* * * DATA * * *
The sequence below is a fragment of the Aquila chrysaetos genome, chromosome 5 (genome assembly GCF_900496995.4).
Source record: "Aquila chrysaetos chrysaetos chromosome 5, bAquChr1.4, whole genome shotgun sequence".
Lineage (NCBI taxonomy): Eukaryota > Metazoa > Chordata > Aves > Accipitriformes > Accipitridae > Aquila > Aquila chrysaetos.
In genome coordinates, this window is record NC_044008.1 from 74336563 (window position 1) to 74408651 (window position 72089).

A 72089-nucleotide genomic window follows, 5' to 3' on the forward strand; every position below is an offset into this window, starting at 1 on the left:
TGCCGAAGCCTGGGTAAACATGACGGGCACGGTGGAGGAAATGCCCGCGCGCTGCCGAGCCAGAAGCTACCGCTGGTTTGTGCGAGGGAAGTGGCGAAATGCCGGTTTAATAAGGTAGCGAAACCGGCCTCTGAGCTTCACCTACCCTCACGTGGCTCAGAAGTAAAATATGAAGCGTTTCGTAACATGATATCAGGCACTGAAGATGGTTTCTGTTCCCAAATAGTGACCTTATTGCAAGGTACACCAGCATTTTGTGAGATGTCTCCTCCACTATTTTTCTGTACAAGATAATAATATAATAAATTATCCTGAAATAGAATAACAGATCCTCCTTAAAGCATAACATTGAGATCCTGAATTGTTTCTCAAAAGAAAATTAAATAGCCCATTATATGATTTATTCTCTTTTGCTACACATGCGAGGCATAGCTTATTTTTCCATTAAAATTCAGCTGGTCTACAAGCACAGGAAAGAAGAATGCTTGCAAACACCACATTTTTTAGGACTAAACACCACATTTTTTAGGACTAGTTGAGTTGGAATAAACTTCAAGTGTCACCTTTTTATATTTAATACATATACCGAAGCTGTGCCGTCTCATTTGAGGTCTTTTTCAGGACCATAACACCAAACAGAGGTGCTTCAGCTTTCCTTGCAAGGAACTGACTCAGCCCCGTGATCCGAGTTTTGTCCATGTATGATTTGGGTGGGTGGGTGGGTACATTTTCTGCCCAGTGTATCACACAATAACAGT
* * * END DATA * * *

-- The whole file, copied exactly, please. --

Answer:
The sequence below is a fragment of the Aquila chrysaetos genome, chromosome 5 (genome assembly GCF_900496995.4).
Source record: "Aquila chrysaetos chrysaetos chromosome 5, bAquChr1.4, whole genome shotgun sequence".
Lineage (NCBI taxonomy): Eukaryota > Metazoa > Chordata > Aves > Accipitriformes > Accipitridae > Aquila > Aquila chrysaetos.
In genome coordinates, this window is record NC_044008.1 from 74336563 (window position 1) to 74408651 (window position 72089).

A 72089-nucleotide genomic window follows, 5' to 3' on the forward strand; every position below is an offset into this window, starting at 1 on the left:
TGCCGAAGCCTGGGTAAACATGACGGGCACGGTGGAGGAAATGCCCGCGCGCTGCCGAGCCAGAAGCTACCGCTGGTTTGTGCGAGGGAAGTGGCGAAATGCCGGTTTAATAAGGTAGCGAAACCGGCCTCTGAGCTTCACCTACCCTCACGTGGCTCAGAAGTAAAATATGAAGCGTTTCGTAACATGATATCAGGCACTGAAGATGGTTTCTGTTCCCAAATAGTGACCTTATTGCAAGGTACACCAGCATTTTGTGAGATGTCTCCTCCACTATTTTTCTGTACAAGATAATAATATAATAAATTATCCTGAAATAGAATAACAGATCCTCCTTAAAGCATAACATTGAGATCCTGAATTGTTTCTCAAAAGAAAATTAAATAGCCCATTATATGATTTATTCTCTTTTGCTACACATGCGAGGCATAGCTTATTTTTCCATTAAAATTCAGCTGGTCTACAAGCACAGGAAAGAAGAATGCTTGCAAACACCACATTTTTTAGGACTAAACACCACATTTTTTAGGACTAGTTGAGTTGGAATAAACTTCAAGTGTCACCTTTTTATATTTAATACATATACCGAAGCTGTGCCGTCTCATTTGAGGTCTTTTTCAGGACCATAACACCAAACAGAGGTGCTTCAGCTTTCCTTGCAAGGAACTGACTCAGCCCCGTGATCCGAGTTTTGTCCATGTATGATTTGGGTGGGTGGGTGGGTACATTTTCTGCCCAGTGTATCACACAATAACAGT